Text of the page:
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You Shouldn’t Be the Chef

Posted by on June 22 2010 in Restaurants, Trends


I wasn’t sure if it was a dream or a nightmare. I was in New Jersey (no jokes) with my family (really, no jokes) and I scanned the American-Italian menu. The usual suspects appeared: chicken parm, eggplant manicotti, veal marsella. And then I saw what should be the biggest kitchen disaster: customers allowed to create their own meal. There were no guidelines. No suggestions. No boundaries. Just boxed-in text suggesting the customer be the chef.

Maybe without a price range this option could be lucrative. But all I imagine are bitchy, bossy, hungry South Jerseyans ordering outrageous requests. Triple lobster. No butter. No Salt. Extra crab. No fat. No sugar.

This can’t be a step in the right direction in restaurant-patron relations, can it?

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6 Responses leave one →
  1. June 22, 2010

    horrible. If I’m in the mood to create “my own signature dish” I’m not going to a restaurant! Isn’t that half the point of eating out? Not having to come up with what to make?

  2. June 22, 2010

    I figure if I’m going out to eat, I’m paying for someone (the chef or the corporate test kitchen) to figure out a set of ingredients that work well with each other and produce a good overall dish. The problem with something like this is that people often have an idea of what tastes good, but end up with something unbalanced and nasty. Like angel hair, a gloopy Americanized alfredo sauce, and slices of steak. Ugh.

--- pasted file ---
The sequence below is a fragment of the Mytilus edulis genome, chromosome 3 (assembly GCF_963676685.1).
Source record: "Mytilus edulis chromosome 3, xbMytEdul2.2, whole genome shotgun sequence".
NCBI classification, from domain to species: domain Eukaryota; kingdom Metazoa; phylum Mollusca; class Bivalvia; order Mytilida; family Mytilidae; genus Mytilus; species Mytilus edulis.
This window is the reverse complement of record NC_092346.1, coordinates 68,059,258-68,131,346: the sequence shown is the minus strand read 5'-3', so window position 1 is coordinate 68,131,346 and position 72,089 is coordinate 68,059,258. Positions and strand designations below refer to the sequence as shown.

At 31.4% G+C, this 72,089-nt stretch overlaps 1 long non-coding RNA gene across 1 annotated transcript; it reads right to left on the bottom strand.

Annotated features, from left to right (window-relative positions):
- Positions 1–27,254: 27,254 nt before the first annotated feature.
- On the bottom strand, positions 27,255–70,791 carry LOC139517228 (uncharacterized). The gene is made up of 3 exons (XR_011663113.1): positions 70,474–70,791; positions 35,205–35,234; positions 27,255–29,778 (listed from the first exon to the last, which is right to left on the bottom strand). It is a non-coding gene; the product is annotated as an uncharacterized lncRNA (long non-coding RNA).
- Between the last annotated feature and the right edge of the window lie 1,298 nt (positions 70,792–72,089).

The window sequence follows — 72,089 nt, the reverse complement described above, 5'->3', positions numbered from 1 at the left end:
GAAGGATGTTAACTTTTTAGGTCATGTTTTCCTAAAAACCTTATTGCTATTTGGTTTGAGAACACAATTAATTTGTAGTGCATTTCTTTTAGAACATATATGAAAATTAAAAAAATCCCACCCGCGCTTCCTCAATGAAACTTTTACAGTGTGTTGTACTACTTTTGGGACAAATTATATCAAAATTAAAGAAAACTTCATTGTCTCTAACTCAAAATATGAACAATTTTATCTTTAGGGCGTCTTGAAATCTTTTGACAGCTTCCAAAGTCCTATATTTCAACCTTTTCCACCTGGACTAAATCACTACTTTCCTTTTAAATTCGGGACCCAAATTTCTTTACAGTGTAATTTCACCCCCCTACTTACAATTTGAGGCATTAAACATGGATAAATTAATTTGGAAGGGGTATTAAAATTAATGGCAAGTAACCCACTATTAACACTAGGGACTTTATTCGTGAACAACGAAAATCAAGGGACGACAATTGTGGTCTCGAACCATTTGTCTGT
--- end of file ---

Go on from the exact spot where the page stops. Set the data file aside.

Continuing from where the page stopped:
I have a similar pet peeve with tacos. Set up all the ingredients and let a random person make a taco, and he’ll pile on four times as much meat as is necessary and then try to ram every other ingredient on the table in there, resulting in something that falls apart and has to be eaten with a fork. Use good quality, highly flavorful ingredients, and you only need a little bit of each to make something delicious that’s not too filling. Same goes for making pizza–people will treat a thin crust Neapolitan style pizza like a Chicago deep dish, piling on pounds of cheese and sausage.

  3. erica permalink
    June 22, 2010

    i second the “if i want to be the chef i’ll stay home and BE THE CHEF” notion.

  4. June 22, 2010

    In the era of Yelp!/UrbanSpoon/Everyone and their mother having their own food blog this is a potentially horrible idea.

    If my masterpiece of chicken piccata, broccoli rabe and rigatoni alfredo tastes terrible, am I really going to own the fact that I ordered badly? Isn’t it more likely that I either a) complain to the server, forcing them to either absorb my mistake or stand firm and make me, the customer, angry; or b) suffer in silence, pick at my food and then go home and complain about the meal I had without mentioning that I was the culinary genius who invented the dish in the first place?

  5. June 23, 2010

    Well, I think it is a pretty novel idea that a restaurant is willing to prepare my recipe! This is an example of exceptional customer service! I love the idea.

  6. February 3, 2011

    The idea of a restaurant offering the opportunity for the patron to “be the chef” is interesting but probably best suited for small, specialty, neighborhood establishments that can offer such level of personal service.
    Imagine the choices would have to be extremely clear to prevent extravagant demands.
    In such context, “being the chef” could be a neat experience…

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